In recent years, nuisance prevention ordinances ended the traditional dafuya – who, to be clear, could be found scalping tickets to all sorts of entertainment and sporting events – and Otsuka has heard that they now deliver tickets through the mail.


It was the sales manager’s responsibility to arrange tours. Otsuka would not begin doing so until 1977 because the company had to plan their tours by the year, due to the requirements of major venues. Otsuka gives the Osaka Prefectural Gymnasium as an example; it required New Japan to submit their requested dates by the end of February. Requests for big-market shows were generally on Thursdays, which I will explain later on. “In those days, Osaka was scheduled five times a year, Sapporo two or three times, Kagoshima twice, Takamatsu twice, and so on.” The basic pattern of a NJPW tour was already in place; it would last either four or six weeks, and it would travel the Japanese archipelago in a figure-eight centered on Tokyo. Tours would begin in Korakuen Hall, and end at the Kuramae Kokugikan or Nippon Budokan. For Kuramae, sumo was the greatest priority, but venue director Akio Nakane was very friendly with the sumo association person in charge, and he would tell Otsuka the sumo schedule. Otsuka would then submit the ideal choice and one backup, and depending on the decision, the entire tour would sometimes be shifted back one week.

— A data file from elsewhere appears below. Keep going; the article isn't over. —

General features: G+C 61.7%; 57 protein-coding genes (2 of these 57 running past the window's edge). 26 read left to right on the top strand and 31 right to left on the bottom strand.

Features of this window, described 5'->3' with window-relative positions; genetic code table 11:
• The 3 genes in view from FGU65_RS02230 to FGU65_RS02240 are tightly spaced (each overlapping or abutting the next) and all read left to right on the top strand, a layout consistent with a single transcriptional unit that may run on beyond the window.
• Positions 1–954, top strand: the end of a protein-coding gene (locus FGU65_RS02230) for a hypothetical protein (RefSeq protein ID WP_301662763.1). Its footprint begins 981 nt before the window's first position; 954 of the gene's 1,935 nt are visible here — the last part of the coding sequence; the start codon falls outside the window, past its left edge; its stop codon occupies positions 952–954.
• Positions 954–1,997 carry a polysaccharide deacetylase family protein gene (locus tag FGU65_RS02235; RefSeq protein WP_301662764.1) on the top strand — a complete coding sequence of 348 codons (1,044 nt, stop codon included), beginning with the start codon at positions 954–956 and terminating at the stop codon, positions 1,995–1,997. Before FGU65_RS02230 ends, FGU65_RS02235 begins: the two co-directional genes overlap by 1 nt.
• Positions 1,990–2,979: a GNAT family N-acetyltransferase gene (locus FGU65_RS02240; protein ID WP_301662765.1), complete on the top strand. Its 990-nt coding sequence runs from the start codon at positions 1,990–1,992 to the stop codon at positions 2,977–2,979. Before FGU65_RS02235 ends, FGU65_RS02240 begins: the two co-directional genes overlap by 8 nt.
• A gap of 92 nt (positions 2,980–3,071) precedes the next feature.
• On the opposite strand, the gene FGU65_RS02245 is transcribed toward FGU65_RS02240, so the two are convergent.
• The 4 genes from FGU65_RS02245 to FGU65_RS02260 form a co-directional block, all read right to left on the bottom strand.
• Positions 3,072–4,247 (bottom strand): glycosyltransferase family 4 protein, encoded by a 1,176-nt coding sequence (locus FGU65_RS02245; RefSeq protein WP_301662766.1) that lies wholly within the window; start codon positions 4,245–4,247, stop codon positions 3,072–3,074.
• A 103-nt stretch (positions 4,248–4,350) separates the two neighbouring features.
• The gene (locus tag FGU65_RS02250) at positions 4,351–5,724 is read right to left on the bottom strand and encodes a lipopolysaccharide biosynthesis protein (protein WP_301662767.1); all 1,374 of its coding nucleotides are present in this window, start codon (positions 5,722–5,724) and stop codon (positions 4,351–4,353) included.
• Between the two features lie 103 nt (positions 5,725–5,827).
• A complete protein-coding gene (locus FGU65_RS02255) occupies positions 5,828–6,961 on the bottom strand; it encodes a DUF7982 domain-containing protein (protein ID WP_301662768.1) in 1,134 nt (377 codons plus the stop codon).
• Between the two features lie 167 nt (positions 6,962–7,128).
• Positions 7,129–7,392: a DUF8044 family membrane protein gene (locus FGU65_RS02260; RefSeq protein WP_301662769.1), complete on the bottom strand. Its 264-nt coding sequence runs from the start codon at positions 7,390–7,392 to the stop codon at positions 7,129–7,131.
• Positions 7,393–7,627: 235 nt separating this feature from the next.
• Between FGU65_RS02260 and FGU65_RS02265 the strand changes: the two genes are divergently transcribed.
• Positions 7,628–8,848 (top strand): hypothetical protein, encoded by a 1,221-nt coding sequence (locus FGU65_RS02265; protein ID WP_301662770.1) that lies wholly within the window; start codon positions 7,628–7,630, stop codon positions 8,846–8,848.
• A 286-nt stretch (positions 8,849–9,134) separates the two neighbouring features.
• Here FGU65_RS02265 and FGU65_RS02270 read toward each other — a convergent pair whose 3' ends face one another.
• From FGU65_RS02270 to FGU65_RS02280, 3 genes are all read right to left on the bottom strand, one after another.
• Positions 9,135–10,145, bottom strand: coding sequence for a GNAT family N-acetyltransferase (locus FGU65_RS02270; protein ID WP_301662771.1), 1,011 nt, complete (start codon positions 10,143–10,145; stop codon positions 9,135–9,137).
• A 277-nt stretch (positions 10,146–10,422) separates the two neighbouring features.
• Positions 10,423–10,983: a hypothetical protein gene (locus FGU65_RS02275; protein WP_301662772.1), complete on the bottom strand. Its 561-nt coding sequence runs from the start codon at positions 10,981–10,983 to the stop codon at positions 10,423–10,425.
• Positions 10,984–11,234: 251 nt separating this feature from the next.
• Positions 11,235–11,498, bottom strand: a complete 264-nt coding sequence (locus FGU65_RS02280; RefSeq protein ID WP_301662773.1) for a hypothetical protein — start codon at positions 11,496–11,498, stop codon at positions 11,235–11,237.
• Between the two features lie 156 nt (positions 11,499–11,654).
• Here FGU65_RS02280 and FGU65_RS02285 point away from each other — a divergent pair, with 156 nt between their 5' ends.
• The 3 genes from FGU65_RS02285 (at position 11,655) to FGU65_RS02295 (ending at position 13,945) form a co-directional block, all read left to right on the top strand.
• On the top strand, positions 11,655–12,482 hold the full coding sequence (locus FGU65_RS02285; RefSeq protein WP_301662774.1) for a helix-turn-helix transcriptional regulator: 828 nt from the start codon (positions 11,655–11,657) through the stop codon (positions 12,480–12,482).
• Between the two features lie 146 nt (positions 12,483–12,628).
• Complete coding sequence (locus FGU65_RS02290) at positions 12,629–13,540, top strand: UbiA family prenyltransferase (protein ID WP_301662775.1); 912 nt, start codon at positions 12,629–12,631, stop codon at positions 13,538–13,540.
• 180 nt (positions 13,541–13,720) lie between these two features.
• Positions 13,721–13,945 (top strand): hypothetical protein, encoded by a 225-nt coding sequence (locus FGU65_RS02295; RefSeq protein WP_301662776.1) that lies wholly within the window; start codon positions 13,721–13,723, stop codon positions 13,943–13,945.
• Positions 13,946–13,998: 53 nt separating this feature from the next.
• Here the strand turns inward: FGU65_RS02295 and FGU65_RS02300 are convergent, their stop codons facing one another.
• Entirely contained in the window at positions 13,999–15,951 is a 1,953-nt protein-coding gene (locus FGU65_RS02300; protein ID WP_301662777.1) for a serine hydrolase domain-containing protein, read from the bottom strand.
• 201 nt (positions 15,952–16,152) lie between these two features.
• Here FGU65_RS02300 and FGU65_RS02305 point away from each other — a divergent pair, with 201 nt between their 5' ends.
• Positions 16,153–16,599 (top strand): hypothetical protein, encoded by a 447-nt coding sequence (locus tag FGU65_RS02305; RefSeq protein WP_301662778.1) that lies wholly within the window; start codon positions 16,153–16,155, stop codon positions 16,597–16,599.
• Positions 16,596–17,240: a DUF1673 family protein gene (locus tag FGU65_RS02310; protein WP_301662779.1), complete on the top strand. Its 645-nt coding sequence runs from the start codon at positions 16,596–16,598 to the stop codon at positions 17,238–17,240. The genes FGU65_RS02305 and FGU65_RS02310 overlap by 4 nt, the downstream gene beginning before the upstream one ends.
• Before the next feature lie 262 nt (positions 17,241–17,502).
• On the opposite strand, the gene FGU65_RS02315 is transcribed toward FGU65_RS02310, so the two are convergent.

Once the big venues were secured, it was Otsuka’s job to apply for the small and medium venues that made up each tour’s connective tissue. As gaikokujin were paid flat weekly fees, one wanted to stretch those dollars as much as one could.2 The goal was to have at least six shows booked per week, and ideally seven. The record was 1975’s 210 shows, and they aimed to reach 200 per year, although the two “martial arts shows” per year made that hard to achieve. The department would determine where they wanted to book shows, and at what price. The department would call local promoters to ask them if they wanted to do business with them at x venue on y date, or if they wanted to do a show in a market which New Japan would be passing through: for example, “Can you do Fukuyama on the day between Okayama and Hiroshima?” In order to encourage promoters to accept a show contract, a column featured which foreign wrestlers were to participate on that tour. (Osaka-based taboid Weekly Fight Magazine, which started the katsuji puroresu style of coverage that Weekly Pro would bring into the mainstream in the 1980s, appealed to hardcore fans for its willingness to leak foreign bookings multiple tours in advance. This was one way that such information would have reached them.) Otsuka states that this was a decisive factor in whether promoters would accept a contract, and that NJPW’s dearth of top gaikokujin in 1977 really bit them here. “If it was [Tiger Jeet] Singh or Andre the Giant, you could be sure that [the promoter would buy the event],” but if you didn’t have those marquee names for that tour, things could get dicey. Sometimes, the best you could get was the third type of show, the “branch show”. These represented a middle ground between the independent and sales show. The company partnered with promoters, so no one from New Japan had to go to the site. However, NJPW would take on the venue booking fee, printing costs, and other expenses, and split the rest with the promoters.